The phrase “equity in education” is complex. It refers to creating an educational system that caters to all students. No matter what a student’s background, language, race, gender, sexual orientation, learning capability, disability, socio-economic status, or family history, each student has the opportunity to get the support and resources they need to achieve their educational goals. We have struggled mightily as a nation to provide an equitable education for all students. Demographic indicators often times reflect the reality of the kinds of educational opportunities that exist for certain students. A simple zip code can sometimes reveal volumes regarding the quality of education students might be receiving.
Equity in education has been an issue for as long as public education has existed and it has only been exacerbated by the pandemic. Just like inequalities in education, the reality of where you live and other demographics might also dictate the odds of becoming sick, receiving quality treatment (or any treatment) and hoping for positive outcomes. The disparities of who gets sick and how they are treated have been tracked since the beginning of the pandemic. The same individuals who suffer through a lack of equity in education, also suffer through unequal access to resources and support in the pandemic.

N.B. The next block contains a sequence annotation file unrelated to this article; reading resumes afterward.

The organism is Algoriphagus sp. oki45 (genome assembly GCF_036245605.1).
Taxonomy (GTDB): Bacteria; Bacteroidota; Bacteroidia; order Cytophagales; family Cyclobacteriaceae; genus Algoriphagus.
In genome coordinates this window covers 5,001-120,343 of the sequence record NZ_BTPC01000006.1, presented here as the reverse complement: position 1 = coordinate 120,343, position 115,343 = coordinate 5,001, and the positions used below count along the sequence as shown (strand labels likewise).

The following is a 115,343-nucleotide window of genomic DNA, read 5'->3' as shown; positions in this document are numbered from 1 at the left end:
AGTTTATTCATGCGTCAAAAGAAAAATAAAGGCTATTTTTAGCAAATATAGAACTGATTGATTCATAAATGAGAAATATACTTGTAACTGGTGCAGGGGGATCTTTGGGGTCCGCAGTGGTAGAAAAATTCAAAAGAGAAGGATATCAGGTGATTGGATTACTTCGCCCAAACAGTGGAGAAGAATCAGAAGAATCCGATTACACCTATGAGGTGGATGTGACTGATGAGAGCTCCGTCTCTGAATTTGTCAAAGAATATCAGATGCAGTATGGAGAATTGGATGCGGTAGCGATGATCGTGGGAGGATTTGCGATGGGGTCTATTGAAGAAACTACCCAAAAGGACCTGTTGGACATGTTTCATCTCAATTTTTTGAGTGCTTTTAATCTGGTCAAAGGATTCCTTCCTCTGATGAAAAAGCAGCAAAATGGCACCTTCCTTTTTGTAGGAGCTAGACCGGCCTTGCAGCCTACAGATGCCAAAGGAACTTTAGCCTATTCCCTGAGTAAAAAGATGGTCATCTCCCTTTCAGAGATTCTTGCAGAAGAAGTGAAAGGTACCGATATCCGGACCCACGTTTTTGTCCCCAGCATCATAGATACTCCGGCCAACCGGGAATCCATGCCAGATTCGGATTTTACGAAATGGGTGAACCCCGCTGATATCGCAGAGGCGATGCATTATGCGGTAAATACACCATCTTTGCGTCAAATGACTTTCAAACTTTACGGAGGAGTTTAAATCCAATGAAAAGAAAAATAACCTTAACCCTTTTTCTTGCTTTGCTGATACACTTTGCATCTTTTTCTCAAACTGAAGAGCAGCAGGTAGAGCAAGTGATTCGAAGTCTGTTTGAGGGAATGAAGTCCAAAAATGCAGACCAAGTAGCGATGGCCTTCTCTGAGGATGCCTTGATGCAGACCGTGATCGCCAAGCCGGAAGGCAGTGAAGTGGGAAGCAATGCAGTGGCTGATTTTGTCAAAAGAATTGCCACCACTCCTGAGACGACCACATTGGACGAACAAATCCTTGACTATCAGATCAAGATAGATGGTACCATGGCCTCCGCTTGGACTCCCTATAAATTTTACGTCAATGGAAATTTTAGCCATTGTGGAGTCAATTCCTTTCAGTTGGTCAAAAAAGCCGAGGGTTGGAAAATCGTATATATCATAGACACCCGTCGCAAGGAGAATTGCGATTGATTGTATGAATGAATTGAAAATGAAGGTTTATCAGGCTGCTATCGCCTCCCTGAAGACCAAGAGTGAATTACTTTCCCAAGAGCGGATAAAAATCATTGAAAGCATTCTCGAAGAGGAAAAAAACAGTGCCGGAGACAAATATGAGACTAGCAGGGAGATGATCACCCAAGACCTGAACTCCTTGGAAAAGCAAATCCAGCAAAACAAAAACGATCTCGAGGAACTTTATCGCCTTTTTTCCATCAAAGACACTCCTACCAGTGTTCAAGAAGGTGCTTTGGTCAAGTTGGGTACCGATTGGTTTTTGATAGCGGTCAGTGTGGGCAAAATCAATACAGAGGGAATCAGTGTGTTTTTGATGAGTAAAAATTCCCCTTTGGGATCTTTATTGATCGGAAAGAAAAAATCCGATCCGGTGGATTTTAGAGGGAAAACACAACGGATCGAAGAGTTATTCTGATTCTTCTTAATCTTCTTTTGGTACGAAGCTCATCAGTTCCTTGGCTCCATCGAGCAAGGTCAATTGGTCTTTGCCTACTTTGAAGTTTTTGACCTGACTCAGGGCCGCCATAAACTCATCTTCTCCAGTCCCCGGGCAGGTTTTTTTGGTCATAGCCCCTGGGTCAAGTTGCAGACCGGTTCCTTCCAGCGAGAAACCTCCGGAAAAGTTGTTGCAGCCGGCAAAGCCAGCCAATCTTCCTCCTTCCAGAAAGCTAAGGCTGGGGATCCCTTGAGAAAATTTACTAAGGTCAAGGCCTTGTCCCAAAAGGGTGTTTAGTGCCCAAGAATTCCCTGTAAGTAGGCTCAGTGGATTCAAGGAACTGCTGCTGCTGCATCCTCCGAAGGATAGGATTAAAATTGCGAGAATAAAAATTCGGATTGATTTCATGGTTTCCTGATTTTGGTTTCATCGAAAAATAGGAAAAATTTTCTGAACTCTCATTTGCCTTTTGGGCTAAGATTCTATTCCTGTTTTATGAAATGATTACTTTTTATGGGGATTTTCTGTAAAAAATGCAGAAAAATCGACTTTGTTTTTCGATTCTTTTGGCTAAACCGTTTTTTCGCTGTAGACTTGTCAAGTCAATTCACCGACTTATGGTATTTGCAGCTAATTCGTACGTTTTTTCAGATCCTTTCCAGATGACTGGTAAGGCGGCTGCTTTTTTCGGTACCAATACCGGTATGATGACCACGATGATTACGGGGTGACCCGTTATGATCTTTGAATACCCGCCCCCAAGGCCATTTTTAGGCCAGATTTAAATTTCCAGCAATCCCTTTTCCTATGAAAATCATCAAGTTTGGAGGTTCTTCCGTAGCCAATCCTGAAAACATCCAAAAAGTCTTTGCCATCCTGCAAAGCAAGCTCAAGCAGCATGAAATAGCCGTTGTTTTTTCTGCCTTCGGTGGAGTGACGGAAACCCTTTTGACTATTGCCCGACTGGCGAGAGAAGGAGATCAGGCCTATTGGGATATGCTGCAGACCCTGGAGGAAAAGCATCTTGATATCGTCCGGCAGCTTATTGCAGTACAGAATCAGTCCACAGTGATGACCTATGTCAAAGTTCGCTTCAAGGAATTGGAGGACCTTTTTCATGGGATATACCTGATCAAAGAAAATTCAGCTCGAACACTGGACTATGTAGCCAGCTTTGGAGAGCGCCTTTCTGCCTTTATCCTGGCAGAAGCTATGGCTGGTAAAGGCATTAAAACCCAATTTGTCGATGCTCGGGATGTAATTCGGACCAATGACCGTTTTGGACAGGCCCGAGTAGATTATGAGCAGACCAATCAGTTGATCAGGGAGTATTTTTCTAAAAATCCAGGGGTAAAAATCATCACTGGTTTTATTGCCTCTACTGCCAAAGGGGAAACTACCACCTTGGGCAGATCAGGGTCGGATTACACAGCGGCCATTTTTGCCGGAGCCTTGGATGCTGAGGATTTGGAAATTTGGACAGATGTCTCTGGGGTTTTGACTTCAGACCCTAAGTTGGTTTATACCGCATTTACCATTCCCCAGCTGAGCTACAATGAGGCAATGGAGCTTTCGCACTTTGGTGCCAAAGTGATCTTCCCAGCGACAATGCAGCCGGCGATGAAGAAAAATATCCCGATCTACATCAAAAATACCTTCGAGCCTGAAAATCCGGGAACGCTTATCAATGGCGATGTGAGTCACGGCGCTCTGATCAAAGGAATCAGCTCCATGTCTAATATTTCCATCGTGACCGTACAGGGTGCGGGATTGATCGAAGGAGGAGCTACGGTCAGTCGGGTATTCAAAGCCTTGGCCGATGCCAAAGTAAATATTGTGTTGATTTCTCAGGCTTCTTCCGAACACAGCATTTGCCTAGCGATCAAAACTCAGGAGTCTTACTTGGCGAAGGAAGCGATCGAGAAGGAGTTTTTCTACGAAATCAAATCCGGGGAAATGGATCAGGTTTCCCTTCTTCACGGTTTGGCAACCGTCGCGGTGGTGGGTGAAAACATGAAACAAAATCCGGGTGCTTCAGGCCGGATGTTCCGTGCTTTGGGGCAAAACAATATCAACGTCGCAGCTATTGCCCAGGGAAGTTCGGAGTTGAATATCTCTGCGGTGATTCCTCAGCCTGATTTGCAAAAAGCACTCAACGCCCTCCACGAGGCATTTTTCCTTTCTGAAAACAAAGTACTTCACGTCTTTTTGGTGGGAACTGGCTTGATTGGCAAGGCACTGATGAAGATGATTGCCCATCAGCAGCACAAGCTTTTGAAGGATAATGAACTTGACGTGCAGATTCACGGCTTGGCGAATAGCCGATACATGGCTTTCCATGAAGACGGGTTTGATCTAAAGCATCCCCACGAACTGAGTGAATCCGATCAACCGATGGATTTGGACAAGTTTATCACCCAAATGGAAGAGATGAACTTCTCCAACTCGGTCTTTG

Adding an unequal pandemic outcome distribution to an inherently inequitable system of education has created the perfect storm of learning loss for certain student groups. The focus on learning loss for all students is real, but is much worse for those students already faced with an inequitable distribution of resources in education. As teachers try desperately to adapt to the constantly changing landscape of providing education during this pandemic, mostly from an online platform, it becomes clear that the playing field isn’t level. As a first grade teacher put it, “We are not all in the same boat, but we are all in the same sea. Some by yacht, some by boat and some by clinging to whatever floats our way and fighting with all of our might.”
The U.S.Department of Education has released a report that focuses on The Disparate Impacts of COVID-19 on America’s Students. This report highlights what many intuitively know….that these inequalities have been exacerbated by the pandemic. The report identifies the ways that COVID-19, appears to be deepening divides in educational opportunity across our country. Studies indicate “that for many students, the educational gaps that existed before the pandemic—in access, opportunities, achievement, and outcomes—are widening.”
The first step in leveling the playing field for all students is to acknowledge that it is slanted. Resources have not been fairly and equitably distributed, access is not equal. The good news is that an unprecedented amount of resources are being directed into education through ESSER funding and other federal programs. These funds can help level the field and provide greater equitable access to learning for all students.
As teaching and learning continues to change during and after the pandemic, the need to accommodate all students should be a focus with these resources. In response to this need, turning is focused on developing learning engagement solutions committed to equity, evidence, and engagement. The Dojo360 platform is designed to be accessible and deliver successful outcomes to all learners. Check it out or signup for a free trial of Dojo 360 and learn about turning’s long-term vision of equitable and engaged learning for everyone, everywhere.